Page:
A young archaeologist talks about digging into the recent past of Singapore. A retired photographer reminisces about his ethnographic records of native peoples in Malaya. A journalist challenges the official state narrative of his radical student days. These are the articulate and confounding protagonists of Tan Pin Pin’s groundbreaking documentary Invisible City. Tying these stories together is the director’s deep sense of the fragility of memories, whether they are threatened by general indifference, physical deterioration of person and equipment, or political struggle. Tan also records never-before-seen film footage and photographs from the interviewees’ personal archives, preserving and presenting them with an unobstrusive yet perceptive director’s eye.
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“A witty, intellectually challenging essay on history and memory as tools of civil resistance.”
– Citation, Cinema du Reel
“This film brings new inspiration to the telling of Asian histories.”
– Taiwan International Documentary Festival
“The film invites debate about how the past can be remembered and history written, objectively, without fear or favour.”
– Institute of Southeast Asian Studies, Singapore
– Awards –
Asian Vision Award, Taiwan International Documentary Festival
Prix de la SCAM, Cinema du Reel
Asian Cinema Fund, Busan International Film Festival
Singapore-based filmmaker Tan Pin Pin blogs at Notes from Serangoon Road. From her blog: “Tan Pin Pin’s films, explorations of Singapore, her histories, contexts and limits have found loyal followers in different contexts. They have screened at notable festivals like Berlin, Pusan, Cinema du Reel, Visions du Reel, Rotterdam and at the Flaherty Seminar. They have also screened internationally on Discovery Channel. In Singapore, they have received sold out theatrical screenings, toured schools and was acquired by Singapore Airlines for their in-flight entertainment services. Meanwhile, her video installations were shown in the President’s Young Talent Show, Singapore Art Show, p-10, Aedes Gallery, Berlin.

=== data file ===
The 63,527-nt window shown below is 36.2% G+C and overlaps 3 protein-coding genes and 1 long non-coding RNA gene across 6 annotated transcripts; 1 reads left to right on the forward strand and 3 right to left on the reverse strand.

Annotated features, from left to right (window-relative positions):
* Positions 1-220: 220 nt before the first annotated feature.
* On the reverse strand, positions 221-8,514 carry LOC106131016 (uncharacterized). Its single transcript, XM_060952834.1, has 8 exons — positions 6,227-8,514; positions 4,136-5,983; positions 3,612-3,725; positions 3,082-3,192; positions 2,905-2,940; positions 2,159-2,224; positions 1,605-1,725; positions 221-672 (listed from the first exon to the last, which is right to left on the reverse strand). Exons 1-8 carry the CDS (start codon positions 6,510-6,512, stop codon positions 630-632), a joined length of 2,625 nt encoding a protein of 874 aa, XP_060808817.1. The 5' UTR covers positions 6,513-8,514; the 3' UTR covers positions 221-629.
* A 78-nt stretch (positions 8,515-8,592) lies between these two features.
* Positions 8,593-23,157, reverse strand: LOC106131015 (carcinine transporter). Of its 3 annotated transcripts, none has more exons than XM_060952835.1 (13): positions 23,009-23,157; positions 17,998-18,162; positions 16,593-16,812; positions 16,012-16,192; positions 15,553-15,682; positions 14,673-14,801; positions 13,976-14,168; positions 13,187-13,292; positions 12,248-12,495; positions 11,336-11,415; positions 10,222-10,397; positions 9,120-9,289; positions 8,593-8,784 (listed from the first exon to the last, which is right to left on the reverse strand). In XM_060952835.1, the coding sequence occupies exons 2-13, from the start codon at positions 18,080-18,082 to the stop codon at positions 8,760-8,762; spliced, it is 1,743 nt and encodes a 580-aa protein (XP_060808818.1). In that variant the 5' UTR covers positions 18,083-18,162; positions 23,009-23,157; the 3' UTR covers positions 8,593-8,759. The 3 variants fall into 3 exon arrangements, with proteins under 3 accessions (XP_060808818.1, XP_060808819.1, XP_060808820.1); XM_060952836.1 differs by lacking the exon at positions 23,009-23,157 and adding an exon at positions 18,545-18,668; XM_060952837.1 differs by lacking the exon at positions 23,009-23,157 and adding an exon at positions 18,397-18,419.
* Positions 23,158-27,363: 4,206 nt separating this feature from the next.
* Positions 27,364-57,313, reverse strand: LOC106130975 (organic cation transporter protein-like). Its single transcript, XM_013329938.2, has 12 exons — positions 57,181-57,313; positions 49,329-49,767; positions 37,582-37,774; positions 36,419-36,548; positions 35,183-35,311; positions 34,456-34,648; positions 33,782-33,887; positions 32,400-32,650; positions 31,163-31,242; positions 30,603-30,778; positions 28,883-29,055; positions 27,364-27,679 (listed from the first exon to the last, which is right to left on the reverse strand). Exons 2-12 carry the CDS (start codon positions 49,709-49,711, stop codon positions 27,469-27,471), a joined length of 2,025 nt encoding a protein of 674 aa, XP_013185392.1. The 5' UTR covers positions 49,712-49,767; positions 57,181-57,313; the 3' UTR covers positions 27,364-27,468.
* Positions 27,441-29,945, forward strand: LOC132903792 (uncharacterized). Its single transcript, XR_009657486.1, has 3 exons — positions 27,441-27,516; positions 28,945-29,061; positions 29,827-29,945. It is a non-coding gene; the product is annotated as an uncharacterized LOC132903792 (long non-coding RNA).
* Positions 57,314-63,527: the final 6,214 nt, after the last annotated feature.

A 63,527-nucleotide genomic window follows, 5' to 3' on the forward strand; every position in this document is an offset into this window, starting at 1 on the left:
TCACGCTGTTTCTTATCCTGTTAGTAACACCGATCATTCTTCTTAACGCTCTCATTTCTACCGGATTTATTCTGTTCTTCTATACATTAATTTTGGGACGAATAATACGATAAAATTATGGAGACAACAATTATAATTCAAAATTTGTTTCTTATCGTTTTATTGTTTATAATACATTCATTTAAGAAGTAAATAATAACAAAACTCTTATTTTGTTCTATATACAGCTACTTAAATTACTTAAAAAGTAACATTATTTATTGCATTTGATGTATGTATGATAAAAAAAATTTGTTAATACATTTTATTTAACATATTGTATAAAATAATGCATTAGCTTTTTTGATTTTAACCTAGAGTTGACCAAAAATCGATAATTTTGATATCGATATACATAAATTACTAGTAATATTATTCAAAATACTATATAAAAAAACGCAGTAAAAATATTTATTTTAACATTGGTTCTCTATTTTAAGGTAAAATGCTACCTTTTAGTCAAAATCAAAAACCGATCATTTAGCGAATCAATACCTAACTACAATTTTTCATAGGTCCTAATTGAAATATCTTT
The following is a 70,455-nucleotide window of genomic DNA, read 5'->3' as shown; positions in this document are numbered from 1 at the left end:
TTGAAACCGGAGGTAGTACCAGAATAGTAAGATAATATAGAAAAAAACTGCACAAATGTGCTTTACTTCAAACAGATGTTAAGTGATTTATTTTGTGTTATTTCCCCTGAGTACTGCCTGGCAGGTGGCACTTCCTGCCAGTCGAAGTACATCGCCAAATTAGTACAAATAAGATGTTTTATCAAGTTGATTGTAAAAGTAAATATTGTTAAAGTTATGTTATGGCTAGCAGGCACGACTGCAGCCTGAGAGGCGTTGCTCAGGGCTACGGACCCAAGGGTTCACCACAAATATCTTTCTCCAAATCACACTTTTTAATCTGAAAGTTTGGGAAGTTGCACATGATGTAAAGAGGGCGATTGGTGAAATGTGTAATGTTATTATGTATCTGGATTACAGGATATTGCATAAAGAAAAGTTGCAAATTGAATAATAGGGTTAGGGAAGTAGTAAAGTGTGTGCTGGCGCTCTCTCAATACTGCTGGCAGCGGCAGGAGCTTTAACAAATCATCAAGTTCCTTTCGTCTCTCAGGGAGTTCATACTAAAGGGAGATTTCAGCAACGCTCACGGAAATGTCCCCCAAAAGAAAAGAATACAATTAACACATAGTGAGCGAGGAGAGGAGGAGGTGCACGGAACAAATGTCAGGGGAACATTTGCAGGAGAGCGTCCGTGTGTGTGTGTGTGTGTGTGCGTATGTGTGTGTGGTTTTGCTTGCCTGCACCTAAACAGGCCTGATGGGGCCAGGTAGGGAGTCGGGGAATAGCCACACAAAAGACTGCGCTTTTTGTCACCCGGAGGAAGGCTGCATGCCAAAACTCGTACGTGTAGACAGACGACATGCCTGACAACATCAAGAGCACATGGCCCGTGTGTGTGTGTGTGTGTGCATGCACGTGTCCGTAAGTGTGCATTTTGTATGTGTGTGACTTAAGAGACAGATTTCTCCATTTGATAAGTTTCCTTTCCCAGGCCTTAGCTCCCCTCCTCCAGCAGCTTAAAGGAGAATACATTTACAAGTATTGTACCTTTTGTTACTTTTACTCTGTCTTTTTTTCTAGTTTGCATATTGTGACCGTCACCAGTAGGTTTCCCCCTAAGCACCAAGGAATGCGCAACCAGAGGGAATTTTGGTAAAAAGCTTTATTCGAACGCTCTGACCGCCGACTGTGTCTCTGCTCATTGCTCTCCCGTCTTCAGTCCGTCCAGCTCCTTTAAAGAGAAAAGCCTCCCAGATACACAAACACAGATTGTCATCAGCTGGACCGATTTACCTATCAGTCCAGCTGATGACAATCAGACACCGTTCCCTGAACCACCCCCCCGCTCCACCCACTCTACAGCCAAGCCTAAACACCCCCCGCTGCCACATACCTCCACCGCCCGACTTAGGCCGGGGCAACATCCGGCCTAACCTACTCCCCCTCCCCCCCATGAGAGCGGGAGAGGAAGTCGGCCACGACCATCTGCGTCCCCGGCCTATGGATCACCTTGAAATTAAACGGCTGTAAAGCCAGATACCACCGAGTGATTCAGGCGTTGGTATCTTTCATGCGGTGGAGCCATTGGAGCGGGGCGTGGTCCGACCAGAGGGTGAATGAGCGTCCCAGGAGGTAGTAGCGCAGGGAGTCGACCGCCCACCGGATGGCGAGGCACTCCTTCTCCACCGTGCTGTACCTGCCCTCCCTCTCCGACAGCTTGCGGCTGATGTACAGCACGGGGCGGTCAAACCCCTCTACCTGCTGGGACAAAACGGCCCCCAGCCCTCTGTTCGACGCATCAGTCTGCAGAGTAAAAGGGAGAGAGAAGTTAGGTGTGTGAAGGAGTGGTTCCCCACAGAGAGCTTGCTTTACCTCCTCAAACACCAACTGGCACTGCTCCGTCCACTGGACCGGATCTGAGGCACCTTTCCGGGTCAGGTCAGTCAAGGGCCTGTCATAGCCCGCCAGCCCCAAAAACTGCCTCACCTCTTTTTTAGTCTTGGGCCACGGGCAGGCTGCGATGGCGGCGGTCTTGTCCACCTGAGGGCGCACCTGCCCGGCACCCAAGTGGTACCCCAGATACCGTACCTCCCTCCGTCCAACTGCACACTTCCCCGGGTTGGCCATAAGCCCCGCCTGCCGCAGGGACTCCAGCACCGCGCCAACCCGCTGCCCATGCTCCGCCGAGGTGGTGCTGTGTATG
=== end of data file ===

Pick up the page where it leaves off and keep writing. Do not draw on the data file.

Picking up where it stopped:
She has won or been nominated for more than 20 awards, most recently for Invisible City. The citation from Cinema du Reel describes it as “A witty, intellectually challenging essay on history and memory as tools of civil resistance”. Singapore GaGa, voted the Best Film, 2006, Straits Times, is described as “One of the best films about Singapore”. Pin Pin won a scholarship to study for an MFA at Northwestern University, USA. Moving House, her thesis film won the Student Academy Award for Best Documentary.”